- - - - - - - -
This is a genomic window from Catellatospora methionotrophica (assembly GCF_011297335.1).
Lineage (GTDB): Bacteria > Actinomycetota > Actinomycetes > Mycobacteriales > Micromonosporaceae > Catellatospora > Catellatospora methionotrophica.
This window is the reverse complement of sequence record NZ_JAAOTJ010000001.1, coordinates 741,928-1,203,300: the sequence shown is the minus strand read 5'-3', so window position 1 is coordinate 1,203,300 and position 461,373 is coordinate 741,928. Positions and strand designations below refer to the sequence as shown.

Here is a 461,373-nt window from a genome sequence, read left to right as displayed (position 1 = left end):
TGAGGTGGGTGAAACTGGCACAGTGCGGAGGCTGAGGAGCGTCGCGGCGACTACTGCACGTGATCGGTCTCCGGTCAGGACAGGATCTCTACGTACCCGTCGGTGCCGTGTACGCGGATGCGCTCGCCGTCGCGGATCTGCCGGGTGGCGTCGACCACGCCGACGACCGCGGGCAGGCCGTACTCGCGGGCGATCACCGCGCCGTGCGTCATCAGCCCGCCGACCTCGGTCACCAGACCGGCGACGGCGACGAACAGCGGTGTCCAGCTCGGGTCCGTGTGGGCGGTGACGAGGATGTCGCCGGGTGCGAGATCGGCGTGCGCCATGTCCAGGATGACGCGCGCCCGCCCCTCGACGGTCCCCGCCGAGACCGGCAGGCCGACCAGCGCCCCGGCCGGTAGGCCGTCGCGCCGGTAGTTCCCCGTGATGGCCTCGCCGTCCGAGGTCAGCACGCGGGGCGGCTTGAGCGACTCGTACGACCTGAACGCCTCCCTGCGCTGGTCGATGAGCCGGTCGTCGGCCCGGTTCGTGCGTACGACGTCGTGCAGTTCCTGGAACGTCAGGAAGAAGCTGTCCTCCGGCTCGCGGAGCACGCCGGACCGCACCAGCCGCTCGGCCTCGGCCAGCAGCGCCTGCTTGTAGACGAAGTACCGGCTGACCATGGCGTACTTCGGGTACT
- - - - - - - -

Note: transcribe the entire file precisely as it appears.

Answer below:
This is a genomic window from Catellatospora methionotrophica (assembly GCF_011297335.1).
Lineage (GTDB): Bacteria > Actinomycetota > Actinomycetes > Mycobacteriales > Micromonosporaceae > Catellatospora > Catellatospora methionotrophica.
This window is the reverse complement of sequence record NZ_JAAOTJ010000001.1, coordinates 741,928-1,203,300: the sequence shown is the minus strand read 5'-3', so window position 1 is coordinate 1,203,300 and position 461,373 is coordinate 741,928. Positions and strand designations below refer to the sequence as shown.

Here is a 461,373-nt window from a genome sequence, read left to right as displayed (position 1 = left end):
TGAGGTGGGTGAAACTGGCACAGTGCGGAGGCTGAGGAGCGTCGCGGCGACTACTGCACGTGATCGGTCTCCGGTCAGGACAGGATCTCTACGTACCCGTCGGTGCCGTGTACGCGGATGCGCTCGCCGTCGCGGATCTGCCGGGTGGCGTCGACCACGCCGACGACCGCGGGCAGGCCGTACTCGCGGGCGATCACCGCGCCGTGCGTCATCAGCCCGCCGACCTCGGTCACCAGACCGGCGACGGCGACGAACAGCGGTGTCCAGCTCGGGTCCGTGTGGGCGGTGACGAGGATGTCGCCGGGTGCGAGATCGGCGTGCGCCATGTCCAGGATGACGCGCGCCCGCCCCTCGACGGTCCCCGCCGAGACCGGCAGGCCGACCAGCGCCCCGGCCGGTAGGCCGTCGCGCCGGTAGTTCCCCGTGATGGCCTCGCCGTCCGAGGTCAGCACGCGGGGCGGCTTGAGCGACTCGTACGACCTGAACGCCTCCCTGCGCTGGTCGATGAGCCGGTCGTCGGCCCGGTTCGTGCGTACGACGTCGTGCAGTTCCTGGAACGTCAGGAAGAAGCTGTCCTCCGGCTCGCGGAGCACGCCGGACCGCACCAGCCGCTCGGCCTCGGCCAGCAGCGCCTGCTTGTAGACGAAGTACCGGCTGACCATGGCGTACTTCGGGTACT